The Art of Digression
If there’s one thing we do really well here at SCORCH on a daily basis, it’s digress.
Every company is different, but most have some sort of regularly scheduled update meeting. Here at SCORCH, we call it Morning Stand Up. It was originally called Stand Up because it was intended to be such a quick meeting that the participants didn’t even have time to sit down. Not so much anymore. And it isn’t because we’re not efficient. Quite to the contrary, our Account Managers can rattle off deadlines faster than a Sotheby’s auctioneer.
But I digress. Veering off topic has become something of a joke around here. Why do we digress? I believe it has to do with the way our minds work. I tend to hear lyrics in my head when people are talking (if someone says “Hello,” I immediately respond with “from the other side”).
To wit: a while back someone in a meeting was trying to say “fragile” but it came out “fraggle” as in, the old kids’ show Fraggle Rock. Which led to several of us remembering the theme song for the show, and yours truly cueing up the song on iTunes. We played a minute of it, which led to several members of the team waxing poetic about their idyllic childhoods… which led to a super cool idea for a piece of content we’d had trouble with a few days prior.
Granted, it doesn’t always work that way, but digressions are an important part of our culture. However distracting they might appear, the truth is that they help put us in the right frame of mind, boost our collective creativity, and keep our environment from becoming too dry.
According to Fast Company, it’s one of “the seven sins of deadly meetings.” Here at SCORCH it’s less sin than strategy. Our culture of play leads to great ideas and successful campaigns.
A temporary shift in subject can take your collective minds off of a topic that’s not going anywhere, fuel creativity, and get things back on track. We believe that digressing is an art form. But you don’t have to be a creative agency to benefit from the art. If you’ve noticed this behavior in your own organization, or want to give it a try, here are four ways to master The Art of Digression:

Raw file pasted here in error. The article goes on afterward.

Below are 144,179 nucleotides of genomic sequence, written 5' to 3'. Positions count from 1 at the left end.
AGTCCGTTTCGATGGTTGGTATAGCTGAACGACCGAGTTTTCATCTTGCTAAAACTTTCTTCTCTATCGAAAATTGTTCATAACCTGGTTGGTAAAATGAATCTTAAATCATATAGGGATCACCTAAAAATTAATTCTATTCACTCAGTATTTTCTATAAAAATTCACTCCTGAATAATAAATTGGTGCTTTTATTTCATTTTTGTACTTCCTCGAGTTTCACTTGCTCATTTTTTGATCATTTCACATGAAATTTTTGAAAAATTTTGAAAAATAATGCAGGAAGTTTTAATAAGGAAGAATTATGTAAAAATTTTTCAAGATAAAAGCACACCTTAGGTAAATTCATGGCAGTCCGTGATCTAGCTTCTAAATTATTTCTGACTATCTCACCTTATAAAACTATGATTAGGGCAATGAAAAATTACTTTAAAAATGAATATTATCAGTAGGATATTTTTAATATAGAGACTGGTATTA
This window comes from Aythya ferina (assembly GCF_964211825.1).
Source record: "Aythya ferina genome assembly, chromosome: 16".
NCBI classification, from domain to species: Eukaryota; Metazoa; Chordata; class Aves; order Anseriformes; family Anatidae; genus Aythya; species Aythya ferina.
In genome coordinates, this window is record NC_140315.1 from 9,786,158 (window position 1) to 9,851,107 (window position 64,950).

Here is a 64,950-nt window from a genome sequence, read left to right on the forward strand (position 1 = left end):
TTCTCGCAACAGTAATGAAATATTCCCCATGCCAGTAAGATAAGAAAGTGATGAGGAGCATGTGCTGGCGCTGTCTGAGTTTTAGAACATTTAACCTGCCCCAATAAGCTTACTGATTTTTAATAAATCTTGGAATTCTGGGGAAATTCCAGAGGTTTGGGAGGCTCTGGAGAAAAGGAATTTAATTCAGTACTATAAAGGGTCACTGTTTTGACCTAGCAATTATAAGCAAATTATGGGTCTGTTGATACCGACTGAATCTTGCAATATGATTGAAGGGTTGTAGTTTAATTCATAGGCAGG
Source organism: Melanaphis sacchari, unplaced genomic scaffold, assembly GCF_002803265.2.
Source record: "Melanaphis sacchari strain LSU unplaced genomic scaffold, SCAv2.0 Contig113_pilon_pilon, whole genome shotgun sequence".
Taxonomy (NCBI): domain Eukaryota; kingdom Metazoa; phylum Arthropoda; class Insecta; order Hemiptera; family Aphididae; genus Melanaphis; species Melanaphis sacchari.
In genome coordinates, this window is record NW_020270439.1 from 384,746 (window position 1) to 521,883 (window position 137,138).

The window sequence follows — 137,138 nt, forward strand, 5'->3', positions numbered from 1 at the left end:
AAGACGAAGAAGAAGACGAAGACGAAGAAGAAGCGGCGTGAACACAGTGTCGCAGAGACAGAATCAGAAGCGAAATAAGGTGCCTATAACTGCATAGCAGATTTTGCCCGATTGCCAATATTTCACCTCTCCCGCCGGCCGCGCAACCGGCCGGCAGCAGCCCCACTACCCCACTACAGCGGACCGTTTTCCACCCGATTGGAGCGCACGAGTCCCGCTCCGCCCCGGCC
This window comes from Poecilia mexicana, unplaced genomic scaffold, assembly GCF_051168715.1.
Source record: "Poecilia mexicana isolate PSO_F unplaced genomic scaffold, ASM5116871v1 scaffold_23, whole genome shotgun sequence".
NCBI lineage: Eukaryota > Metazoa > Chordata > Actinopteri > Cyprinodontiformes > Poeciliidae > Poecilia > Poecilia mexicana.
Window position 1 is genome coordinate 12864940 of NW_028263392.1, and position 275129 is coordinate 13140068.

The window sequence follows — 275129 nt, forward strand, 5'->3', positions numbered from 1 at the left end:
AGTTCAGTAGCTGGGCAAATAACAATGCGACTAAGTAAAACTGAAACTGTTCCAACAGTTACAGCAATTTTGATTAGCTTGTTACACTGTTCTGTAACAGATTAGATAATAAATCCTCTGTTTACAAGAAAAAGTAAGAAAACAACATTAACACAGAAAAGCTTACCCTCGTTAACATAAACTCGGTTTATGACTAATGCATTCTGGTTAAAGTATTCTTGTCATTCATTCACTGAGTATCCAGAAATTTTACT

- Start with a Plan
Just because we are frequent digressers doesn’t mean we don’t try to keep meetings on track. Whoever schedules a meeting is tasked with sending out an agenda along with the invite. Put together a quick agenda that includes the time frame for the meeting, topics you want to cover and what you’d like to achieve during the meeting. This sets your expectations up front and gives your team an opportunity to come prepared.
- Understand the Culture
Sometimes scheduling creative sessions can backfire. It’s difficult to think creatively on command. Think about when and where your own best ideas come to you: it’s usually in the middle of the night, in the shower, or driving in the car. Creativity cannot always be had at will.
An Inc. magazine article proclaimed: “Creativity still runs at its own pace. It’s the one thing we’ll never be able to get on-demand: the spark of inspiration that puts us into a creative mindset. Even the most brilliant artists and writers don’t decide when they are at their most creative. Rather, they understand the internal and external dynamics that shape their productivity and adjust their processes accordingly.”
Most companies have an internal culture, with certain times of day that are highly productive, or days of the week that are more relaxed than others. Mondays at SCORCH tend to be much more laid back than Fridays, for example. And the collective early morning mood is more relaxed and creative than post-lunch. Schedule meetings around your cultural norms. Post-lunch might be the ideal time to hold a serious meeting, while the end of the work day could be perfect for a creative ideation session.
- Set the Clock
Meetings can get out of hand, but it doesn’t have to be this way. Put a time limit on digressions. If you see some positive thoughts or concepts coming out of it, let it happen. Don’t squash the muse! But if after a few minutes it’s nothing but goofy small talk going nowhere, 86 it in favor of the task at hand.
- Take Note
Ensure that whoever is responsible for taking notes doesn’t ignore digressions. Write down any promising ideas that come out when things get off-track and post them in a public space. Let team members add their thoughts throughout the day, and schedule a follow up meeting to build on the most promising ideas.
An Entrepreneur magazine article espouses interacting with stimulating people and places. SCORCH is a stimulating environment filled with creative people. We think differently, therefore we are. Sure, we hold spitball sessions, but that’s not the only time we think creatively. The accounts team might occasionally have trouble reining us in, but it is this collective creativity that makes us great at what we do. And our leaders recognize it.
SCORCH has mastered The Art of Digression, and you can too, with a few rules in place.